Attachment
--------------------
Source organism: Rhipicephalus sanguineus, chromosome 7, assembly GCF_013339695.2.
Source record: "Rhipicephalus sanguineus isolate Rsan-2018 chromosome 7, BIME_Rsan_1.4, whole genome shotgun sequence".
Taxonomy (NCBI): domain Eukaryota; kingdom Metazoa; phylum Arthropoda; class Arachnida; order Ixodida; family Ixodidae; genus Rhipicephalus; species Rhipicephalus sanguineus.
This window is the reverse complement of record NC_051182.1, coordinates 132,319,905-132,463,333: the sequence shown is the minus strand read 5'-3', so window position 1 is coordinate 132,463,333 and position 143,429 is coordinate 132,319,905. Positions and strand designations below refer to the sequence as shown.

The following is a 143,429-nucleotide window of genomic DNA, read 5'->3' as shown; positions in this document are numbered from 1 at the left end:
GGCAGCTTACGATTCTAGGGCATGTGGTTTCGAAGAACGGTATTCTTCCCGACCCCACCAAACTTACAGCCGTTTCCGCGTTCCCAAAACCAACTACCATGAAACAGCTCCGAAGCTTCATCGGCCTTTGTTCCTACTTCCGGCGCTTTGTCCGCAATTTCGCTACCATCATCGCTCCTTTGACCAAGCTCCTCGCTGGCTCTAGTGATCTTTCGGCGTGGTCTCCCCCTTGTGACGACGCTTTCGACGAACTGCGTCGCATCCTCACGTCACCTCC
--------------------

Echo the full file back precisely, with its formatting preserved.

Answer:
Source organism: Rhipicephalus sanguineus, chromosome 7, assembly GCF_013339695.2.
Source record: "Rhipicephalus sanguineus isolate Rsan-2018 chromosome 7, BIME_Rsan_1.4, whole genome shotgun sequence".
Taxonomy (NCBI): domain Eukaryota; kingdom Metazoa; phylum Arthropoda; class Arachnida; order Ixodida; family Ixodidae; genus Rhipicephalus; species Rhipicephalus sanguineus.
This window is the reverse complement of record NC_051182.1, coordinates 132,319,905-132,463,333: the sequence shown is the minus strand read 5'-3', so window position 1 is coordinate 132,463,333 and position 143,429 is coordinate 132,319,905. Positions and strand designations below refer to the sequence as shown.

The following is a 143,429-nucleotide window of genomic DNA, read 5'->3' as shown; positions in this document are numbered from 1 at the left end:
GGCAGCTTACGATTCTAGGGCATGTGGTTTCGAAGAACGGTATTCTTCCCGACCCCACCAAACTTACAGCCGTTTCCGCGTTCCCAAAACCAACTACCATGAAACAGCTCCGAAGCTTCATCGGCCTTTGTTCCTACTTCCGGCGCTTTGTCCGCAATTTCGCTACCATCATCGCTCCTTTGACCAAGCTCCTCGCTGGCTCTAGTGATCTTTCGGCGTGGTCTCCCCCTTGTGACGACGCTTTCGACGAACTGCGTCGCATCCTCACGTCACCTCC